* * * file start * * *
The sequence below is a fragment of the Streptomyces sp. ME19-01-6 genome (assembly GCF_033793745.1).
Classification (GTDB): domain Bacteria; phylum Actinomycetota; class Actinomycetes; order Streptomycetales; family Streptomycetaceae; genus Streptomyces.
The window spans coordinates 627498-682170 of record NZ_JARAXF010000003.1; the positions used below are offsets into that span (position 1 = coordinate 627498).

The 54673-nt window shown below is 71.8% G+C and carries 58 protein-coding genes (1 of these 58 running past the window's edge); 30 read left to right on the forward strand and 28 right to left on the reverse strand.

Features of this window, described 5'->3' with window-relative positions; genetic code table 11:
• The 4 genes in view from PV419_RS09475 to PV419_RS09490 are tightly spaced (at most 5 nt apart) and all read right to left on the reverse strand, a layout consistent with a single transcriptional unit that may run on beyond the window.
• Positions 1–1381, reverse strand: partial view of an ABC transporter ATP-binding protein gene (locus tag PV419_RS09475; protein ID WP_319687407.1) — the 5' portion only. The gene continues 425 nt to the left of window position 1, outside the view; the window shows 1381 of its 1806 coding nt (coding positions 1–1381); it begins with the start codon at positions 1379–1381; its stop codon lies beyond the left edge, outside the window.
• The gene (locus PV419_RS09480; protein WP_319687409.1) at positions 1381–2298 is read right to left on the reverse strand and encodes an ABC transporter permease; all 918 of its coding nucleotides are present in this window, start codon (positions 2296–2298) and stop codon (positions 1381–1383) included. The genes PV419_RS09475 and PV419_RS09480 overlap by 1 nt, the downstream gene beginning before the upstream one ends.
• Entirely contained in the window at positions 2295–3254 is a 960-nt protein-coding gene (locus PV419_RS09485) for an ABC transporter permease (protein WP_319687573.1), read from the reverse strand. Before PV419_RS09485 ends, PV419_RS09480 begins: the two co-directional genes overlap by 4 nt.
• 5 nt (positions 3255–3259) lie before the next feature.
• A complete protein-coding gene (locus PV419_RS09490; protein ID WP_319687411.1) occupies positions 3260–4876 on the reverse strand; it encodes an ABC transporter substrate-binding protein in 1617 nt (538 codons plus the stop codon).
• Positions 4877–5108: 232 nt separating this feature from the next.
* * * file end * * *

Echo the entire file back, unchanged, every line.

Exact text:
The sequence below is a fragment of the Streptomyces sp. ME19-01-6 genome (assembly GCF_033793745.1).
Classification (GTDB): domain Bacteria; phylum Actinomycetota; class Actinomycetes; order Streptomycetales; family Streptomycetaceae; genus Streptomyces.
The window spans coordinates 627498-682170 of record NZ_JARAXF010000003.1; the positions used below are offsets into that span (position 1 = coordinate 627498).

The 54673-nt window shown below is 71.8% G+C and carries 58 protein-coding genes (1 of these 58 running past the window's edge); 30 read left to right on the forward strand and 28 right to left on the reverse strand.

Features of this window, described 5'->3' with window-relative positions; genetic code table 11:
• The 4 genes in view from PV419_RS09475 to PV419_RS09490 are tightly spaced (at most 5 nt apart) and all read right to left on the reverse strand, a layout consistent with a single transcriptional unit that may run on beyond the window.
• Positions 1–1381, reverse strand: partial view of an ABC transporter ATP-binding protein gene (locus tag PV419_RS09475; protein ID WP_319687407.1) — the 5' portion only. The gene continues 425 nt to the left of window position 1, outside the view; the window shows 1381 of its 1806 coding nt (coding positions 1–1381); it begins with the start codon at positions 1379–1381; its stop codon lies beyond the left edge, outside the window.
• The gene (locus PV419_RS09480; protein WP_319687409.1) at positions 1381–2298 is read right to left on the reverse strand and encodes an ABC transporter permease; all 918 of its coding nucleotides are present in this window, start codon (positions 2296–2298) and stop codon (positions 1381–1383) included. The genes PV419_RS09475 and PV419_RS09480 overlap by 1 nt, the downstream gene beginning before the upstream one ends.
• Entirely contained in the window at positions 2295–3254 is a 960-nt protein-coding gene (locus PV419_RS09485) for an ABC transporter permease (protein WP_319687573.1), read from the reverse strand. Before PV419_RS09485 ends, PV419_RS09480 begins: the two co-directional genes overlap by 4 nt.
• 5 nt (positions 3255–3259) lie before the next feature.
• A complete protein-coding gene (locus PV419_RS09490; protein ID WP_319687411.1) occupies positions 3260–4876 on the reverse strand; it encodes an ABC transporter substrate-binding protein in 1617 nt (538 codons plus the stop codon).
• Positions 4877–5108: 232 nt separating this feature from the next.